Students, teachers, administrators, and communities all over the country are seeking to create innovative plans for reducing discipline problems in schools. With secondary school principals playing leading roles, these stakeholders are seeking alternatives to ineffective and inequitable disciplinary policies and practices that result in the use, overuse, and disproportional use of punitive exclusionary sanctions that adversely impact real students.
Since the problems surrounding school discipline have a long and protracted history, secondary schools need to recalibrate how they address discipline and create models that are respectful, fair, accountable, restorative, and viable.
Climate, Culture, and Discipline
To tackle the discipline problem, we must recognize that schoolwide discipline and student support live within the larger domain of school climate and culture. School “climate” is related to the collective perceptions, mood, and morale of the staff and students; it reflects the degree to which the learning environment feels safe, supportive, respectful, and disciplined. School “culture” permeates schoolwide discipline and student support systems because it incorporates the beliefs, values, norms, and shared practices that schools communicate. In a school culture where a schoolwide discipline system is dysfunctional, it is challenging to harness the good will of staff, students, and families to create a school climate that feels stable and cohesive, inspiring and engaging, and welcoming and affirming.
Qualities of an Effective Discipline Model
Recalibrating a schoolwide discipline model to secure every student’s right to an education in a safe and caring community takes relentless commitment from principals, school leaders, teachers, staff, and parents. Leaders who embed the five essential qualities into their discipline and student support programs (respectful, fair, accountable, restorative, viable) counter the list of complaints and grievances that surround more traditional models of school discipline. Many schools capture some of these qualities in their discipline policies and practices, but most schools do not capture them all, nor do they make all five of these qualities transparent to everyone in the school community.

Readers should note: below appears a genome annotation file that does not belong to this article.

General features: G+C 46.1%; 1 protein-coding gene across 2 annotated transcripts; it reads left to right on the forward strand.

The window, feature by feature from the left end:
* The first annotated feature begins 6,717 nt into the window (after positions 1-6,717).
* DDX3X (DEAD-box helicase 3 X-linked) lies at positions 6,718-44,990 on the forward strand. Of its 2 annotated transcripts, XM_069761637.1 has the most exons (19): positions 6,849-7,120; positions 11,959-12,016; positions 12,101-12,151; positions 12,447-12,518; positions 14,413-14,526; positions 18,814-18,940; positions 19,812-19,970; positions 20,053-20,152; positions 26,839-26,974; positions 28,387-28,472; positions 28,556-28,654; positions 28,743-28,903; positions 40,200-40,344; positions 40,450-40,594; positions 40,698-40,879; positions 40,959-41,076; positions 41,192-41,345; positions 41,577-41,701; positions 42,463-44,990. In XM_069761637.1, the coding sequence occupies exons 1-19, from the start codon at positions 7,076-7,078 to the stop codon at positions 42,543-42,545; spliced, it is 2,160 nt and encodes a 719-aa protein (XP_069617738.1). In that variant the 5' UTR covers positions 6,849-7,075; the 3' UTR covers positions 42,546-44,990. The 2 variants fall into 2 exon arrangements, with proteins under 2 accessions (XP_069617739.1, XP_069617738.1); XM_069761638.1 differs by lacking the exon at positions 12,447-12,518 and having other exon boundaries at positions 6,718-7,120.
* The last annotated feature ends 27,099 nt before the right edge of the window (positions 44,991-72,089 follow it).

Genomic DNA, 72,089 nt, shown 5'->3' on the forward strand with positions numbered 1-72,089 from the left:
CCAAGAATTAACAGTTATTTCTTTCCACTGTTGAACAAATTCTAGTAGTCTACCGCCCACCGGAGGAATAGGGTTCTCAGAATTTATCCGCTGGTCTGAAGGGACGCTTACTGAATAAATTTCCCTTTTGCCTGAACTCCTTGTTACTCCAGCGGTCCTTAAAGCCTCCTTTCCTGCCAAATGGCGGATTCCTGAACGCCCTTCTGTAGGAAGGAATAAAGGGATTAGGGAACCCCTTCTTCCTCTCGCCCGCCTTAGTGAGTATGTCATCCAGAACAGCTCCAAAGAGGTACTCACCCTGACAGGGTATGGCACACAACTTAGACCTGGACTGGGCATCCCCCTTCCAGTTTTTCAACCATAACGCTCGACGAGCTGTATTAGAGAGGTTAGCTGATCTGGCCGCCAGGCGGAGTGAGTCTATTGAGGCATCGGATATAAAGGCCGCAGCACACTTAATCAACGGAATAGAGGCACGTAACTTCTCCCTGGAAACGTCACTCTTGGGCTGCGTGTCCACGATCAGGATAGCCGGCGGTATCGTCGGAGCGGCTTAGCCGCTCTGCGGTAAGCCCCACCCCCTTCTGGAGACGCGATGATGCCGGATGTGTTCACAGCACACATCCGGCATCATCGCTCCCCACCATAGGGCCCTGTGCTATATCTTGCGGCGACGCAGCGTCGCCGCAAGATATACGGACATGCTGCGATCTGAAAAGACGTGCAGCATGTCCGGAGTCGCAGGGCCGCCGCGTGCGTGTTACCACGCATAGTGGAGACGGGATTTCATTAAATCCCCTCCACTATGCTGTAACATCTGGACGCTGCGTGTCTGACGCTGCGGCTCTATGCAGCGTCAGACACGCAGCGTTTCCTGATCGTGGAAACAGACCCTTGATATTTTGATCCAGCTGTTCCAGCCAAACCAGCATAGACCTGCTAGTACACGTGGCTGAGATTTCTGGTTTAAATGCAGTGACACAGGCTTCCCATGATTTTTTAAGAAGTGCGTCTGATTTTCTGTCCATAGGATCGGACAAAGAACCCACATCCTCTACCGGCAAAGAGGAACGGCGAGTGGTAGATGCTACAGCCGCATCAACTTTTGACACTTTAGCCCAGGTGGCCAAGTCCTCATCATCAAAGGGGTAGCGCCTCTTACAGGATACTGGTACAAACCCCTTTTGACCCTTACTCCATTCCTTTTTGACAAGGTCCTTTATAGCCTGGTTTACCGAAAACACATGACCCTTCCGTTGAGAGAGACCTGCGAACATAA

One principal that is working relentlessly to recalibrate her school’s approach to discipline is Maiysha Etienne of IS 217 School of Performing Arts in the Bronx, NY. She shared her experience: “Our work this year made us realize that it is not enough to have a guided discipline plan articulated on paper. Instead, it must be aligned to our school mission, and our staff has to commit to its consistent implementation. This year, teachers have seen firsthand the benefits of restorative practices and approaches and have shared these practices as colleagues. We have also seen a significant decrease in the number of students referred to the dean and suspended.”
The Gears That Make the Model Work
Efforts to improve discipline must be implemented at the whole school and classroom levels. A school’s efforts to improve schoolwide discipline and student support are dependent on efforts to implement parallel policies and practices in classrooms. What people see, hear, and do in the larger school community must be aligned with what people see, hear, and do in the classroom.
We have identified eight system components and important shifts that help schools recalibrate a schoolwide discipline and student support model in ways to maximize students’ success in school; foster students’ academic, social, and emotional development; and maximize adult effectiveness in supporting all students. We call the system components “gears.” Each gear is an essential component of the whole model, and all of the gears are interdependent.
When working with principals and administrative leadership teams, we often ask: To what extent does your school’s vision, mission, beliefs, and values provide direction for your schoolwide discipline and student support model? How do your goals for discipline align with your vision? A foundational step for any school looking to improve upon its discipline practices is to start by examining and articulating beliefs around discipline and ensuring that disciplinary practices are aligned with the school vision.
Code of Conduct
One of the three key principles in the federal guidance for improving school climate and discipline centers on the development of a “schoolwide discipline policy that sets high expectations for behavior; provides clear, developmentally appropriate, and proportional consequences for misbehavior; and uses disciplinary incidents to help students learn from their mistakes, improve their behavior, and meet high expectations.” (U.S. Department of Education, 2014, p. 3) When there are gaps in clarity and content in district codes, schools need to ensure that their policy handbooks include goals for discipline; student, parent, and staff rights and responsibilities; and consequences and interventions that are aligned with clear descriptors of behavior concerns and violations.